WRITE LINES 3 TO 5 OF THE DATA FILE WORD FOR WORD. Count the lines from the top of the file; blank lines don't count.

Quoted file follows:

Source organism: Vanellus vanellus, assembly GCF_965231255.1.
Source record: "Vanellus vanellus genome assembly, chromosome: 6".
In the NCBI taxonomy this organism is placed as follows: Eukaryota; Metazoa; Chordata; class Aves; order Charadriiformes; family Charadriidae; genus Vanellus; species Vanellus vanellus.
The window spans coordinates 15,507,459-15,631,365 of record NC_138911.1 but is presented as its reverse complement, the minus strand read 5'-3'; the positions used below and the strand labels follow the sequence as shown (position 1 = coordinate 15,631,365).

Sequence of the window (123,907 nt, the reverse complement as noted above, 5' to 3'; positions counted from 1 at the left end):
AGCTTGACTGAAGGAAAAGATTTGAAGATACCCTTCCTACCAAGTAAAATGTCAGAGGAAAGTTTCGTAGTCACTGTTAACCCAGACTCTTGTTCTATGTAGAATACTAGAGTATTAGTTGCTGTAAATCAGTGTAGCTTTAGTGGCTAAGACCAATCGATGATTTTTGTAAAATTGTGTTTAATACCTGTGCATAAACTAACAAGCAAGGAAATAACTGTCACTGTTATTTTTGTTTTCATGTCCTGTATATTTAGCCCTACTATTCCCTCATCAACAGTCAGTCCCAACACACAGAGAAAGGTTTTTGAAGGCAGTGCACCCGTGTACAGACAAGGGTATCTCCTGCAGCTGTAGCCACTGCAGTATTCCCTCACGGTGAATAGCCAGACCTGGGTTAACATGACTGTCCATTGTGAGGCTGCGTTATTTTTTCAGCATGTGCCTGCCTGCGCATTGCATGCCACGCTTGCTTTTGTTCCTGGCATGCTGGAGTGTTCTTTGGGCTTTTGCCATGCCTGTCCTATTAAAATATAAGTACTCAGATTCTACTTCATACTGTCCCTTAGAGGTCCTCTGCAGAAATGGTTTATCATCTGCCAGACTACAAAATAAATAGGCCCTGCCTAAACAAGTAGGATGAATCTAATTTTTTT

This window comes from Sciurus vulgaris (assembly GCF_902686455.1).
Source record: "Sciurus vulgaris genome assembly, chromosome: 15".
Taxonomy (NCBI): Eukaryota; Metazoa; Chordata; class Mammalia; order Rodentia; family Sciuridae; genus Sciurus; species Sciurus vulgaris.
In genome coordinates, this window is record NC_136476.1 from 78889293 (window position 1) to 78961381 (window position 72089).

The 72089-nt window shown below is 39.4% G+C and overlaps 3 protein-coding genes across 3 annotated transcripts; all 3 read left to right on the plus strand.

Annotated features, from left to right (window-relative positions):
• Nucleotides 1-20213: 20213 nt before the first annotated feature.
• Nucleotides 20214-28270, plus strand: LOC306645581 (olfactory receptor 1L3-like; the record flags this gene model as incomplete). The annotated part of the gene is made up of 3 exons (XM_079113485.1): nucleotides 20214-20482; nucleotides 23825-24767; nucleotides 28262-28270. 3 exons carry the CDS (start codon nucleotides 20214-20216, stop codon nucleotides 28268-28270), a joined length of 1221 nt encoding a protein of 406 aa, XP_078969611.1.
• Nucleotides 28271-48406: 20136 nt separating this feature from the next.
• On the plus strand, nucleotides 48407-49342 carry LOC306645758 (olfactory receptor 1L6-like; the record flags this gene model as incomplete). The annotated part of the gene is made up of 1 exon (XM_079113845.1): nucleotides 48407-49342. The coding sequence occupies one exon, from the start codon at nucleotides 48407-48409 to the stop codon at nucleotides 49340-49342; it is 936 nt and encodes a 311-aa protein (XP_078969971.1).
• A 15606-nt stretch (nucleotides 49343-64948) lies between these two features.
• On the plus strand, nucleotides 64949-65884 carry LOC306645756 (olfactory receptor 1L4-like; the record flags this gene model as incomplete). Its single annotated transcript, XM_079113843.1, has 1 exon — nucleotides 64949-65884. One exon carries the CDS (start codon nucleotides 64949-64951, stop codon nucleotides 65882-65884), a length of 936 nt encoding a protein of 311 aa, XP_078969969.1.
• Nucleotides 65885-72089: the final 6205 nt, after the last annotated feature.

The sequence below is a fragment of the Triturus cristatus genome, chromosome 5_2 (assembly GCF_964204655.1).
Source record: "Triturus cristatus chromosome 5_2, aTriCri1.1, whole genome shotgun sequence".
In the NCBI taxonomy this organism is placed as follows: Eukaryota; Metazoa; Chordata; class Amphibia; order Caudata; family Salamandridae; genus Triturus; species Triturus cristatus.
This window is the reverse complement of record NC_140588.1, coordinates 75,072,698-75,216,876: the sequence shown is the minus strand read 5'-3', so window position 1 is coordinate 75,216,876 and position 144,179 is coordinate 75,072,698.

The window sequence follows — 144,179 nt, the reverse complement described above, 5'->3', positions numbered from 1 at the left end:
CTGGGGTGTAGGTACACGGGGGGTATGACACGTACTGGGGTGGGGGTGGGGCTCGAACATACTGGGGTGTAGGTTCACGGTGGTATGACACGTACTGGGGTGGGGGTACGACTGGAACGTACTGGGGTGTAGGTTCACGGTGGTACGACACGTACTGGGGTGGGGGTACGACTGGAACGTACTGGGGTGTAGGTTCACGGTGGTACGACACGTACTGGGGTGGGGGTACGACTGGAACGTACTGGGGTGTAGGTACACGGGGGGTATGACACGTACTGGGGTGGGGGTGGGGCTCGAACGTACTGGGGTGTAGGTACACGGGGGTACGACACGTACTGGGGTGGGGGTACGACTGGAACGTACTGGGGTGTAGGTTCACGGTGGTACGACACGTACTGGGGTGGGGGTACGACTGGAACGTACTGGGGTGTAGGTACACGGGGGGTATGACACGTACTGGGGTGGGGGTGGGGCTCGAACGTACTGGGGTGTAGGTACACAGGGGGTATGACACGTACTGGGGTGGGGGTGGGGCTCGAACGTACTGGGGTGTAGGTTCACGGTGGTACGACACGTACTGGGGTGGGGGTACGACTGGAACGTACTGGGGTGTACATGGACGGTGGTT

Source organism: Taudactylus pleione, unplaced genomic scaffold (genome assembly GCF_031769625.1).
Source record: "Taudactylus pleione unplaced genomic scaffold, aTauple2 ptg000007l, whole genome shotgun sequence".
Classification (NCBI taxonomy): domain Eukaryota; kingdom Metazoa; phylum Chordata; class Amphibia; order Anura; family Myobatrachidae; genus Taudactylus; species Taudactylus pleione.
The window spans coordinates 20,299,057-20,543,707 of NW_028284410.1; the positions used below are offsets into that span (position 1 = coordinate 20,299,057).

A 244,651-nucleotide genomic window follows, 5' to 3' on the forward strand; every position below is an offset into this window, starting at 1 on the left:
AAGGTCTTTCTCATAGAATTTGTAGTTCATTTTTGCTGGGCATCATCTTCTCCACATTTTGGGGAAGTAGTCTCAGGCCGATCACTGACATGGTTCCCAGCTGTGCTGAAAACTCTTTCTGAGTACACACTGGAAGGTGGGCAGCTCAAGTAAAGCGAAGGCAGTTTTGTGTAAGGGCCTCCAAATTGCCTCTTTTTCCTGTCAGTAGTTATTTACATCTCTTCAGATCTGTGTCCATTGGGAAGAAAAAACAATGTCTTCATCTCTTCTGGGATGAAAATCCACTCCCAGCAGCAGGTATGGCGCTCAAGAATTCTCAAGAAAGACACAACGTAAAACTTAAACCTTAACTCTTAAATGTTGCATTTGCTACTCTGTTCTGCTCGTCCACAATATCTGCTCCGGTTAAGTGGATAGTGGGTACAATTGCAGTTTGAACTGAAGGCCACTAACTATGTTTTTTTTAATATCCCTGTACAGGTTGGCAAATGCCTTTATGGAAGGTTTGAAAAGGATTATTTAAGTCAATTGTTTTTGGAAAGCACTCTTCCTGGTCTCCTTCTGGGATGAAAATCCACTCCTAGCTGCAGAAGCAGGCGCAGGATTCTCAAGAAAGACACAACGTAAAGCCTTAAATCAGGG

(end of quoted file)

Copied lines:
In the NCBI taxonomy this organism is placed as follows: Eukaryota; Metazoa; Chordata; class Aves; order Charadriiformes; family Charadriidae; genus Vanellus; species Vanellus vanellus.
The window spans coordinates 15,507,459-15,631,365 of record NC_138911.1 but is presented as its reverse complement, the minus strand read 5'-3'; the positions used below and the strand labels follow the sequence as shown (position 1 = coordinate 15,631,365).

Sequence of the window (123,907 nt, the reverse complement as noted above, 5' to 3'; positions counted from 1 at the left end):